Six-year-old bespectacled Sveta was excited about seeing Disneyland on her first trip to the United States.
Only the trip was not a vacation.
Sveta, an adopted orphan, started her U.S. trip with a flight to Dallas earlier this month to get a new left artificial leg attached surgically to the spot where she was born without a limb.
Before the operation, Sveta had a prosthesis purchased by the Russian government. But it was of inferior quality, a problem that charity workers say is common and the result of federal spending cuts and bureaucracy.
The Health and Social Development Ministry has allotted 12.3 billion rubles ($437 million) for prostheses, wheelchairs, crutches and other equipment for the disabled this year, a reduction of 1.5 percent from 2010.
But securing the equipment is the bigger headache, with the application process mired in red tape. Equipment with “extra functions” — implying, among other things, quality materials — is unavailable because it creates an extra burden on the budget, according to ministry officials.
This has prompted independent charities to step in, including the program that sent Sveta to the United States.
But they can only serve precious few children — Svetlana is the sixth participant in the I Want to Walk project. Equally troubling is the fact that those who receive assistance abroad cannot get follow-up help back at home for the foreign-made equipment. Russia has an estimated 14 million disabled children and adults.
Little Sveta is one of the lucky ones. She immediately won hearts when her adopted mother, also named Svetlana, took her to an event organized by I Want to Walk, co-launched by Happy Families International and the Moscow-based Artist foundation in 2009.
“When we went to a charity event for disabled children, she simply took off her prosthesis to show her problem,” her mother said in an interview in the family’s Moscow apartment on the eve of the flight to Dallas. “American doctors organized a meeting right away.”
The driving force behind the I Want to Walk program is psychologist Natalya Shaginyan-Needham, the founder of both charities behind the program. She said she aimed to primarily assist orphans, who usually have no one but the state to rely on.
Potential adoptive parents are painfully aware of the problems they will face on their own if they adopt a disabled child, said Darya Zolotova, a member of the Detskiye Domiky (Children’s Houses) charity. “You know you cannot count on anyone’s help if you adopt such a child,” said Zolotova, whose group also raises money for prostheses for the young.
At the same time, orphanage directors are often ill-informed about where to apply for equipment and, even more important, how to tackle the bureaucratic procedures needed to obtain it, Zolotova said.
Russia does have the means to fit prostheses on children, but the system is mired in regulatory and infrastructure problems. One problem is that a free-of-charge prosthesis can be obtained only in the region where the child lives, which makes getting treatment in another region complicated.
The disabled are only reimbursed for equipment they purchase if it is on a government-approved list, said Grigory Lekaryov, a department head with the Health and Social Development Ministry.
Moreover, equipment such as wheelchairs and prostheses have to be acquired through open tenders, where the contract goes to the cheapest bid, often at the cost of quality, according to new rules pushed through by the ministry in February.
The tender rule is aimed at curbing corruption because disabled people have purchased unnecessarily high-priced equipment at the state’s expense in the past, the ministry said in January. It cited cases where the visually impaired, entitled to television sets with teletext, bought plasma TVs and asked the government to foot the bill. But it provided no estimates of how much the state has lost this way.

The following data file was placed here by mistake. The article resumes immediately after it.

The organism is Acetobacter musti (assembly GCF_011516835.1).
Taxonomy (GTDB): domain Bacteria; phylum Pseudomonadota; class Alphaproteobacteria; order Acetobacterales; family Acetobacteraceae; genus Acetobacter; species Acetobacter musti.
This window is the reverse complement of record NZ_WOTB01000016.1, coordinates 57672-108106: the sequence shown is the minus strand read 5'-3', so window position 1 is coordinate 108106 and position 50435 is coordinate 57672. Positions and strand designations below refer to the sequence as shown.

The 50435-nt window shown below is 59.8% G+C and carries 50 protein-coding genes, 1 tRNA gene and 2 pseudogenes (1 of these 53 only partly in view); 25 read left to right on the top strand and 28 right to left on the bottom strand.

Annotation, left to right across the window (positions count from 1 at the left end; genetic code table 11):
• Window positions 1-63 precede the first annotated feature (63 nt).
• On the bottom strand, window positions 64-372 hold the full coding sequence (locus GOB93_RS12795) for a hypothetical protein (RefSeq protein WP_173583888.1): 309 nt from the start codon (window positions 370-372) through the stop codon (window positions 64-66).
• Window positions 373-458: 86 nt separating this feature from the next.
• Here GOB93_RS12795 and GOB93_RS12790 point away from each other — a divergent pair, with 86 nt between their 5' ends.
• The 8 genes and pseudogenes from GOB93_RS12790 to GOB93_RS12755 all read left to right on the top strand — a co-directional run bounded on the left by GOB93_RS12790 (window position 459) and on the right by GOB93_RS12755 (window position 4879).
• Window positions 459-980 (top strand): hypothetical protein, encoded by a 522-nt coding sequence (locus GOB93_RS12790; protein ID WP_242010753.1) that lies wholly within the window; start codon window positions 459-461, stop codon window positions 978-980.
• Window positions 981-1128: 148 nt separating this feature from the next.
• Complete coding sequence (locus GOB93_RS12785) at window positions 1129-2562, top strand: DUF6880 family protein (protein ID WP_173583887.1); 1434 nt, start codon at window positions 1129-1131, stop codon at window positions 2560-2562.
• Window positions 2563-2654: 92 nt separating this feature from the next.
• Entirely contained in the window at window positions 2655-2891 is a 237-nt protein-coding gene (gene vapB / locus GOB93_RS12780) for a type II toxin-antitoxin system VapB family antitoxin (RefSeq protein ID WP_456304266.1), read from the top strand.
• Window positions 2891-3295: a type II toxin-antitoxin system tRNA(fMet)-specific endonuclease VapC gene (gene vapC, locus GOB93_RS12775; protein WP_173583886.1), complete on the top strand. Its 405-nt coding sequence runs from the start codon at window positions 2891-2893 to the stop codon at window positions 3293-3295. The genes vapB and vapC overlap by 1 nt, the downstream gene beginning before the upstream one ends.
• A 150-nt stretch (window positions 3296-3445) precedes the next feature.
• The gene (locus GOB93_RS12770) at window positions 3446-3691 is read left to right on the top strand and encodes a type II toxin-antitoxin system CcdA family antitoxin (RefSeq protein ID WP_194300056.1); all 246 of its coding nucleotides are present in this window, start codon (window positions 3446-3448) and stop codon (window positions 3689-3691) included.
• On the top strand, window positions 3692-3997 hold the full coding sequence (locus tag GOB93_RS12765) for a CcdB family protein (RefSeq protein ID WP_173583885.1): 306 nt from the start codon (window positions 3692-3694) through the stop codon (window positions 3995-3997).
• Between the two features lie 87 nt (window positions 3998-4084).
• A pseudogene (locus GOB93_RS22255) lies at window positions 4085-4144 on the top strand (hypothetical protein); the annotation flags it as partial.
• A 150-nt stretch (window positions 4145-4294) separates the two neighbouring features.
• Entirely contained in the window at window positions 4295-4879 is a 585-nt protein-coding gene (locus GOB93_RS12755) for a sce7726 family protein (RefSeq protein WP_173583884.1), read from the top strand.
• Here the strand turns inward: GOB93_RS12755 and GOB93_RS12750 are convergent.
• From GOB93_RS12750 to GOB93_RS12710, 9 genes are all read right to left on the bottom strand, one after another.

In any case, law-abiding citizens have been hurt by the new rules. “With wheelchairs, the state will buy the cheapest products, caring little about their quality,” said Oleg Smolin, a State Duma deputy with the Communist Party and first vice president of the Russian Paralympics Committee.
His statement was echoed by some prosthesis makers. “The needs of a patient are not taken into the account. Tenders are won by those with the cheapest offers, not the highest-quality ones,” said a marketing executive at the Moscow office of a European prosthesis producer. He asked not to be identified to avoid backlash against his firm from the authorities.
Another issue is that most Russian prosthesis and orthopedic clinics operate separately, so a person has to get an artificial limb at one place and undergo adaptation therapy at another. There is no such problem with the Texas Scottish Rite Hospital for Children, which handles both tasks and is helping Sveta learn to walk with her new leg this month.
Smolin said independent charities are forced to send the people they assist to the West. “Others will suffer here,” he said.
Disabled Russian children should get treatment at home for practical, not patriotic, reasons, said Igor Shvedovchenko, who heads a St. Petersburg-based Albrecht medical center.
Making a new prosthesis for a child is only the beginning, because the equipment needs to be replaced every year as the child grows, said Shvedovchenko, whose St. Petersburg Scientific and Practical Center for Medical and Social Expertise is among the few in the country to handle both prosthesis and orthopedic treatment.
Indeed, while Sveta successfully obtained a prosthesis in Dallas, it remains unclear whether she will be able to return for an update. No previous participants of the program have grown enough since getting a U.S. prosthesis to require a new one.
Shaginyan-Needham said Svetlana’s prosthesis could be adjusted locally by Russian doctors. The charity is sending two doctors to the United States this summer for training.